TV Review: The 2017 MTV Video Music Awards Get Some Things So Right — and Others So Wrong – Variety

 In Entertainment

If one single moment sums up the 2017 VMAs, it was this.

Robert Lee IV, a pastor and a descendent of Civil War general Robert E. Lee — whose statue was at the center of the violence in Charlottesville earlier this month — introduced himself to the audience and said, “We have made my ancestor an idol of white supremacy, racism and hate. As a pastor, it is my responsibility to speak out against racism, America’s original sin.” He then introduced Susan Bro, mother of Heather Heyer, the woman killed when a suspected neo-Nazi drove his car into a crowd of anti-racist demonstrators in Charlottesville.

“Only 15 days ago my daughter Heather was killed protesting racism,” she said. “I miss her but I know she’s here tonight.” She then announced the Heather Heyer Foundation, which will help provide scholarships to students interested in pursuing law, education and social justice issues. “I have committed myself to making her death count.”

As Lee and Bro walked slowly toward the back of the stage, the camera moved to Hailey Baldwin — wearing a mesh bodysuit that highlighted her black panties — who introduced the next performance, from Rod Stewart and DNCE. As Bro, visible in the background, received a deep and heartfelt embrace from Kesha, Baldwin flashed devil horns and gushed, “We’re headed to Vegas to ask just one question: ‘Do Ya Think I’m Sexy?’!”

The 36th annual MTV Video Music Awards, broadcast live from The Forum in Los Angeles, ping-ponged between such extremes for the entire night. Water-cooler-chatter-spawning shade was thrown between Fifth Harmony and former member Camilla Cabello and (more subtly) Taylor Swift and show host Katy Perry, while Alessia Cara and Pink made powerful statements about body-shaming and accepting people for who they are. A rousing opening set from Kendrick Lamar — performing a medley of “D.N.A.” and “Humble,” which meant the first words heard during the entire show were “Police brutality” — was immediately followed by Ed Sheeran playing the deeply uncontroversial “Shape of You”; in the middle of the song the cameras cut to Bleachers frontman Jack Antonoff eating a banana.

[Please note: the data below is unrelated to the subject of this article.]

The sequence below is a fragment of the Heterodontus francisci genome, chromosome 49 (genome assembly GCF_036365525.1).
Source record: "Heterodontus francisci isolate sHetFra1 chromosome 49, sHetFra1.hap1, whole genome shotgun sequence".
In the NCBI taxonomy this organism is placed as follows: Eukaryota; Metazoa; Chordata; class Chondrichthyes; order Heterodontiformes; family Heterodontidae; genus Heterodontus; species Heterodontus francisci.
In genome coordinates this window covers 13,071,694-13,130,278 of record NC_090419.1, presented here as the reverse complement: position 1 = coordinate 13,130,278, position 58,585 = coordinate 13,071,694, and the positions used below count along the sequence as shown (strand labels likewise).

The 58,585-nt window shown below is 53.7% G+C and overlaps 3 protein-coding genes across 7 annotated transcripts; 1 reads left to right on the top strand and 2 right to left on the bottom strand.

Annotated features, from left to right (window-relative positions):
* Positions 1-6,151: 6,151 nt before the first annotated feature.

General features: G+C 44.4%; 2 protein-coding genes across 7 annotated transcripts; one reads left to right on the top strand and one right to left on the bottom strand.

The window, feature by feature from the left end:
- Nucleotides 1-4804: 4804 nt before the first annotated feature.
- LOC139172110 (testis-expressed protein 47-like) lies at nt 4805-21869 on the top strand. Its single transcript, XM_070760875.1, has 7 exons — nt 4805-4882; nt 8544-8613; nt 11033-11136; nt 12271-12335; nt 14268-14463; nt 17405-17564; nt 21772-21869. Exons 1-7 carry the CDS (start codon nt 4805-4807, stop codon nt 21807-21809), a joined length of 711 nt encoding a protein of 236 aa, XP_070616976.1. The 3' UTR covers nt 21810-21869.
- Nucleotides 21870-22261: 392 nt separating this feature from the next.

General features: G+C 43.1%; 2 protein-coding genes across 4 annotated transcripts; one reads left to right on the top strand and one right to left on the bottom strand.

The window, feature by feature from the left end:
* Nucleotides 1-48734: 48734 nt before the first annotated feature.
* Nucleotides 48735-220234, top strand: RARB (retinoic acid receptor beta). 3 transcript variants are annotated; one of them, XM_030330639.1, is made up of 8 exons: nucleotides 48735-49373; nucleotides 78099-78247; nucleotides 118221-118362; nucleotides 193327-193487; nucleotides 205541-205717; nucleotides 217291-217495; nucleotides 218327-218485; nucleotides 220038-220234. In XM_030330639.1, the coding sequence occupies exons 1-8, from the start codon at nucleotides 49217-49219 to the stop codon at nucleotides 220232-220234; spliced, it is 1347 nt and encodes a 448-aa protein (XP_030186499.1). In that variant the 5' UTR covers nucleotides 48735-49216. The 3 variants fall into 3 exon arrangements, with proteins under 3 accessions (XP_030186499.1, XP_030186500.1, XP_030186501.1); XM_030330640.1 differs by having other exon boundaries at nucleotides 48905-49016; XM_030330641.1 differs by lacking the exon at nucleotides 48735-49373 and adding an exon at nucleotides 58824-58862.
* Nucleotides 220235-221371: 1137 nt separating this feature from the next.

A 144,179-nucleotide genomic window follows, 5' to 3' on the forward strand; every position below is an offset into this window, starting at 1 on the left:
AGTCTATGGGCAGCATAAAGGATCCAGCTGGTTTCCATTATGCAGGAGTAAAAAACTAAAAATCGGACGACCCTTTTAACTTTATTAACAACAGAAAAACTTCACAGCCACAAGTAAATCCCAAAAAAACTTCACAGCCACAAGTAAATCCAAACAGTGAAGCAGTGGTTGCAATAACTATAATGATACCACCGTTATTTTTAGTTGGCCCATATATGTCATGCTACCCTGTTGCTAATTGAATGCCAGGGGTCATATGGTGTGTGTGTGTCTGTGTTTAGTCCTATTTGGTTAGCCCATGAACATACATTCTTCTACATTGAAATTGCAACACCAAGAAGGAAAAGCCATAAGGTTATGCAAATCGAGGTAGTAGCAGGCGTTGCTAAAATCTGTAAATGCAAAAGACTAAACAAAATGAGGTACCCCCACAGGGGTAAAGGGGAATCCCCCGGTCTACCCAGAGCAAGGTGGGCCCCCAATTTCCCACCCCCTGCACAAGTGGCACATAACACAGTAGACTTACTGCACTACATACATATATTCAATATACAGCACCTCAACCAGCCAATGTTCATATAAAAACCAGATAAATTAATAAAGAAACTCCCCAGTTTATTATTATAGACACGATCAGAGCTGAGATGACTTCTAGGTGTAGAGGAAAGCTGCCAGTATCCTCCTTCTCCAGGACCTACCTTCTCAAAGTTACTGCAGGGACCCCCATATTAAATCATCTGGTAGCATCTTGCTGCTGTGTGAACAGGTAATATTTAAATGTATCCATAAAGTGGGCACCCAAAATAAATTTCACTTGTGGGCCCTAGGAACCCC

And early in the show, a Dior-clad Paris Jackson, Michael’s daughter, said “If we were to put our voices together, do you realize the impact we could make? We must show these Nazi supremacist jerks that we have zero tolerance for their violence, hatred and discrimination. We must resist!” She then said, with an impressively self-aware laugh, “And now: the nominees for Best Pop Video!”

Of course, the VMAs have walked the line between the profound, the profane and the inane almost since their inception — Miley Cyrus followed up her 2013 twerking fiasco (the last major water-cooler moment the VMAs have had) by having a formerly homeless youth accept her Video of the Year award in 2014 and plug My Friend’s Place, an organization in Los Angeles that helps young homeless people find housing, jobs, health care and schooling.

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